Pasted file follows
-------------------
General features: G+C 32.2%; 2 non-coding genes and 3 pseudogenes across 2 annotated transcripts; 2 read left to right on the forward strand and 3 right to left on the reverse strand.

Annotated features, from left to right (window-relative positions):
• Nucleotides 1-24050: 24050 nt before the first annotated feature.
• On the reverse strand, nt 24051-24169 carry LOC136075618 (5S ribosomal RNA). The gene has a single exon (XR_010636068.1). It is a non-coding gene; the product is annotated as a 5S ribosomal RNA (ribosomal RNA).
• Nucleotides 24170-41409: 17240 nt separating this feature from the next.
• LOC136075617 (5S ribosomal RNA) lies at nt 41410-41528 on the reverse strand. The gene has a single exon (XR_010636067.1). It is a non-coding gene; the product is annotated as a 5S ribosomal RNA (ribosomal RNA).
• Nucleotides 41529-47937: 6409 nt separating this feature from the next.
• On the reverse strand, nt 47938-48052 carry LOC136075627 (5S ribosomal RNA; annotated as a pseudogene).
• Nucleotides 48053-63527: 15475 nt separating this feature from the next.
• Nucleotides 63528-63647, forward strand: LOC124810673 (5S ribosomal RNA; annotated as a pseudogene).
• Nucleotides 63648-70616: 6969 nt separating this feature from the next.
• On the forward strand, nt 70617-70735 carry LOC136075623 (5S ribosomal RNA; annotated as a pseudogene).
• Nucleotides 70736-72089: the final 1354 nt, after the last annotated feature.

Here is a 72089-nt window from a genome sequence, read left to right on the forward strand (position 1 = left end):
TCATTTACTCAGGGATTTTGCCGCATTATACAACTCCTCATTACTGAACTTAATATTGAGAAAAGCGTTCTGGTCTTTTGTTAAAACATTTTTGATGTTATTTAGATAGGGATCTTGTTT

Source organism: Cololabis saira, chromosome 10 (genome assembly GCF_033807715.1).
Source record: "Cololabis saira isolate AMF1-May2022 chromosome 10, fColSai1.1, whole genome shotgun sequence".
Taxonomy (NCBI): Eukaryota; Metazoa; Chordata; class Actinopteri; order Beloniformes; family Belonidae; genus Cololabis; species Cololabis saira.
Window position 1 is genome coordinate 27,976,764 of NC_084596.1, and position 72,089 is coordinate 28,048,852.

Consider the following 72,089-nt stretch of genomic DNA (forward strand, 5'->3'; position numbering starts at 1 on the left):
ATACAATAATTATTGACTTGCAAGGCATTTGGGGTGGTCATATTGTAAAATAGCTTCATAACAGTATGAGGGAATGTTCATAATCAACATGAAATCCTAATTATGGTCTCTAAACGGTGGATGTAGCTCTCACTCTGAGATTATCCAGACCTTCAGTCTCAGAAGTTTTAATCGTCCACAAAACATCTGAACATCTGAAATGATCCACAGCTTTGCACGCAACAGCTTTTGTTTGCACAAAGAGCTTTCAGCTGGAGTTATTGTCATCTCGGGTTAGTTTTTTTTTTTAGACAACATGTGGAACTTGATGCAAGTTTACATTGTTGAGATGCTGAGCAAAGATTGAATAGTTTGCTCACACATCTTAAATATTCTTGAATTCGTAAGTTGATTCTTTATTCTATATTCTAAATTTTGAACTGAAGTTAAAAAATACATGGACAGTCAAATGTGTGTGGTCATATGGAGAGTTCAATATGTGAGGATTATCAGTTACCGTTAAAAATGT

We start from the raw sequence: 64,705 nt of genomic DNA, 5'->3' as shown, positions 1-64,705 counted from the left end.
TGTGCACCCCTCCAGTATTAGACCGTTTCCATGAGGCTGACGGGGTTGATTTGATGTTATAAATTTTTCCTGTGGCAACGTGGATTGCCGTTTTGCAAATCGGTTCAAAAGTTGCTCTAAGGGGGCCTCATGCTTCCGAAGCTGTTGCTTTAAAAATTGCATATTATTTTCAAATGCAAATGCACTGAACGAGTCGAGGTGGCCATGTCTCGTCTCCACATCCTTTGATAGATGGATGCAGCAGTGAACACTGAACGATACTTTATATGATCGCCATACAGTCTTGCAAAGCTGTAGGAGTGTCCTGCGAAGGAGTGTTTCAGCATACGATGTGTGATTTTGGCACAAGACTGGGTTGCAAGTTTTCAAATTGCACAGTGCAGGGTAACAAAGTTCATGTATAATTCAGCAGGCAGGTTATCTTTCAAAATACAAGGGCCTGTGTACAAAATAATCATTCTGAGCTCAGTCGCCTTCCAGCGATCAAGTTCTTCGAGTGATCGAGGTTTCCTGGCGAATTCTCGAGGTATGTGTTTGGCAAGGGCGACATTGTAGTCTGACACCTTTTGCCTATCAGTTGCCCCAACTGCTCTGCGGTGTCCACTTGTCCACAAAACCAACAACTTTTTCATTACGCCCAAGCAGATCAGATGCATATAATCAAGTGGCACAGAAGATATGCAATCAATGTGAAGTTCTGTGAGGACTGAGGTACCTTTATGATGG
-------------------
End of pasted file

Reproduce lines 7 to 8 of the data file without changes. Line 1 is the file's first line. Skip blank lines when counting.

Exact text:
• Nucleotides 41529-47937: 6409 nt separating this feature from the next.
• On the reverse strand, nt 47938-48052 carry LOC136075627 (5S ribosomal RNA; annotated as a pseudogene).